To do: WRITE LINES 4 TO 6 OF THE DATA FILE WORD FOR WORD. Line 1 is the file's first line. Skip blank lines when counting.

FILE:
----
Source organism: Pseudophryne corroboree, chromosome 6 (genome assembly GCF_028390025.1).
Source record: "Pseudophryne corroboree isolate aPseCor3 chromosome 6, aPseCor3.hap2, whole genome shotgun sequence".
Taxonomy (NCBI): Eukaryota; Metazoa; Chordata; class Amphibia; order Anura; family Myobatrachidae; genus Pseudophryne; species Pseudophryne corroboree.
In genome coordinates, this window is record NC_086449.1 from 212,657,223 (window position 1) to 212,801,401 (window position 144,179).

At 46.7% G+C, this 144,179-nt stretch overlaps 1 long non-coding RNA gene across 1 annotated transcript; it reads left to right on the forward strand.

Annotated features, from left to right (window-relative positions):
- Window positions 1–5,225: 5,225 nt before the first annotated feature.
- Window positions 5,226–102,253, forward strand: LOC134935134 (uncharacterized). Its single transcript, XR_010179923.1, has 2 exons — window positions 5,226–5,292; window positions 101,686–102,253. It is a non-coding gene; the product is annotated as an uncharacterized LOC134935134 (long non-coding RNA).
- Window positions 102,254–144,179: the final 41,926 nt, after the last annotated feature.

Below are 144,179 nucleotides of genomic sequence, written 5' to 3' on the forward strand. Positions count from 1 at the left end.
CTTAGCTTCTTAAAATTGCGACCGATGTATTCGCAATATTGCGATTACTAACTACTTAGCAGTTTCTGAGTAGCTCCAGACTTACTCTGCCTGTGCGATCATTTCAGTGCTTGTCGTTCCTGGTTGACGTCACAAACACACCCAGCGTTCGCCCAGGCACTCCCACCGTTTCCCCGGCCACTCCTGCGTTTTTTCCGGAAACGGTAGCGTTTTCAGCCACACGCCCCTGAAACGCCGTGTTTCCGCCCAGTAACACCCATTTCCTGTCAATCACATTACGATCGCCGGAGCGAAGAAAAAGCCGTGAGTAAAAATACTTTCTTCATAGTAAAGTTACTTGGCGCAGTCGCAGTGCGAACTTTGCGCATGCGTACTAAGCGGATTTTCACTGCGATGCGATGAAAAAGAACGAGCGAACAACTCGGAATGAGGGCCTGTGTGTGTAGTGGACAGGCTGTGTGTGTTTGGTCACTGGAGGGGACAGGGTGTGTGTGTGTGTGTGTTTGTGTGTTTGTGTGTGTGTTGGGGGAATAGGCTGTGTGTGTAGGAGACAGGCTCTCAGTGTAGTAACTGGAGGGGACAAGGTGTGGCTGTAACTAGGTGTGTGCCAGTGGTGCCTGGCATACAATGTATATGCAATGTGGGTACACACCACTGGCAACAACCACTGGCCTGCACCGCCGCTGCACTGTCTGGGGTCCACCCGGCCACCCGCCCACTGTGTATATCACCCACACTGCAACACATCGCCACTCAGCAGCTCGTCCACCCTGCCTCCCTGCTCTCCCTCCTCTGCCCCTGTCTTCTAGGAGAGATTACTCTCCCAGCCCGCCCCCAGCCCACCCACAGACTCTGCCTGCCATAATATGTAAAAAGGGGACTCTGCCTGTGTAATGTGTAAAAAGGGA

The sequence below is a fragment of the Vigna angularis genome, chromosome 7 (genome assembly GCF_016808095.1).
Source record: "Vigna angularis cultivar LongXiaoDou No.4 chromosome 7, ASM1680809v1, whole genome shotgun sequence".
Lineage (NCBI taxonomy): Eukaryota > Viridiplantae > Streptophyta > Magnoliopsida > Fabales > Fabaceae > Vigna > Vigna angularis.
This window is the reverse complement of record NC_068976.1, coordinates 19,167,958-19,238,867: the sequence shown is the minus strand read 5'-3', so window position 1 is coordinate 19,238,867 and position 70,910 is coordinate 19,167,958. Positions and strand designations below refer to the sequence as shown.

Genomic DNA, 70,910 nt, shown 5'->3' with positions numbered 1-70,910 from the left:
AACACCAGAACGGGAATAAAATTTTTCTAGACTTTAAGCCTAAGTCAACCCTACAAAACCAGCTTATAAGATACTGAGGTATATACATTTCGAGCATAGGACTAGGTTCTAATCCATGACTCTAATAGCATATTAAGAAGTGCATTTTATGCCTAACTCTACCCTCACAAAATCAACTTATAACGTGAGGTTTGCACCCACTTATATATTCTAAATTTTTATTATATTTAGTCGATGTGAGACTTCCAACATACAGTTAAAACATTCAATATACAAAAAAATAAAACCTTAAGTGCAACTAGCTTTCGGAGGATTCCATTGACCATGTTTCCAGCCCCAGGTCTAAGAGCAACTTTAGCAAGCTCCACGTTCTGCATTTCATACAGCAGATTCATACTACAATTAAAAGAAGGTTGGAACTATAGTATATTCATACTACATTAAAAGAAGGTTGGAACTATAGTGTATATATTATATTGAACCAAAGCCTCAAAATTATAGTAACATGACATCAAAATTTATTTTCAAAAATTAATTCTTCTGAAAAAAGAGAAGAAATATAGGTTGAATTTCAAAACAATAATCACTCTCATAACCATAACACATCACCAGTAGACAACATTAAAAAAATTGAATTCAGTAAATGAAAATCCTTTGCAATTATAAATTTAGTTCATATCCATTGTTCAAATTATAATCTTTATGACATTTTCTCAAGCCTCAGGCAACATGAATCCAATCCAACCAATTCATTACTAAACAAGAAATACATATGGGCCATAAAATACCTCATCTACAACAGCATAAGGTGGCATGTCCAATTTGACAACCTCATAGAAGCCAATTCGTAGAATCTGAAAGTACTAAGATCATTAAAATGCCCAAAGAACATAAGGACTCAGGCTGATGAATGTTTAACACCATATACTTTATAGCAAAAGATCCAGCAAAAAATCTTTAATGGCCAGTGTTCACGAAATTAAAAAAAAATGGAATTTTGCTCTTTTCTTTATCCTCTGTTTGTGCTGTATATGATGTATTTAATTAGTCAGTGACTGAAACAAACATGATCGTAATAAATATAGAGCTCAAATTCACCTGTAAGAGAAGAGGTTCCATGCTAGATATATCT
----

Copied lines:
In genome coordinates, this window is record NC_086449.1 from 212,657,223 (window position 1) to 212,801,401 (window position 144,179).

At 46.7% G+C, this 144,179-nt stretch overlaps 1 long non-coding RNA gene across 1 annotated transcript; it reads left to right on the forward strand.

Annotated features, from left to right (window-relative positions):